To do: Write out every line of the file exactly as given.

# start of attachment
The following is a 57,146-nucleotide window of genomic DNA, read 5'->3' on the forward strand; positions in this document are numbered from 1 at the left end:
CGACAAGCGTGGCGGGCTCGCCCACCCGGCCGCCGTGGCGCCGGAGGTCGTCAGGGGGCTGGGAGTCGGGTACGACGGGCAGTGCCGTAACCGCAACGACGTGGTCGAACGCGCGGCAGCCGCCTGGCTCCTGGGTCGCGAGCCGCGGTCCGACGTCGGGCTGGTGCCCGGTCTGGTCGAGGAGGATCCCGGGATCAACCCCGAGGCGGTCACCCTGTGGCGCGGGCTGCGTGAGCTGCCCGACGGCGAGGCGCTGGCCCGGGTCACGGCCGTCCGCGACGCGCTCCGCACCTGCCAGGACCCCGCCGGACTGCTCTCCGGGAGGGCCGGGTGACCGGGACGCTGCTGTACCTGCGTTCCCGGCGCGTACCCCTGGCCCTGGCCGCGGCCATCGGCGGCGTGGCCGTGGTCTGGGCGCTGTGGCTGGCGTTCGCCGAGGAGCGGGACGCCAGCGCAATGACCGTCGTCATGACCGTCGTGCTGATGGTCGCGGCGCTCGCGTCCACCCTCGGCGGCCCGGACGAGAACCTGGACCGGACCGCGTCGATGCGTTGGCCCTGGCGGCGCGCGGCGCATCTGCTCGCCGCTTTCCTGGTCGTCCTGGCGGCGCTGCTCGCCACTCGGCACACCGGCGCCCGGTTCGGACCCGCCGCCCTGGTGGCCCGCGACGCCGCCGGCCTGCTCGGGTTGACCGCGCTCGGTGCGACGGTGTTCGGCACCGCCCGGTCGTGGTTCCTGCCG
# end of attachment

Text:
The following is a 57,146-nucleotide window of genomic DNA, read 5'->3' on the forward strand; positions in this document are numbered from 1 at the left end:
CGACAAGCGTGGCGGGCTCGCCCACCCGGCCGCCGTGGCGCCGGAGGTCGTCAGGGGGCTGGGAGTCGGGTACGACGGGCAGTGCCGTAACCGCAACGACGTGGTCGAACGCGCGGCAGCCGCCTGGCTCCTGGGTCGCGAGCCGCGGTCCGACGTCGGGCTGGTGCCCGGTCTGGTCGAGGAGGATCCCGGGATCAACCCCGAGGCGGTCACCCTGTGGCGCGGGCTGCGTGAGCTGCCCGACGGCGAGGCGCTGGCCCGGGTCACGGCCGTCCGCGACGCGCTCCGCACCTGCCAGGACCCCGCCGGACTGCTCTCCGGGAGGGCCGGGTGACCGGGACGCTGCTGTACCTGCGTTCCCGGCGCGTACCCCTGGCCCTGGCCGCGGCCATCGGCGGCGTGGCCGTGGTCTGGGCGCTGTGGCTGGCGTTCGCCGAGGAGCGGGACGCCAGCGCAATGACCGTCGTCATGACCGTCGTGCTGATGGTCGCGGCGCTCGCGTCCACCCTCGGCGGCCCGGACGAGAACCTGGACCGGACCGCGTCGATGCGTTGGCCCTGGCGGCGCGCGGCGCATCTGCTCGCCGCTTTCCTGGTCGTCCTGGCGGCGCTGCTCGCCACTCGGCACACCGGCGCCCGGTTCGGACCCGCCGCCCTGGTGGCCCGCGACGCCGCCGGCCTGCTCGGGTTGACCGCGCTCGGTGCGACGGTGTTCGGCACCGCCCGGTCGTGGTTCCTGCCG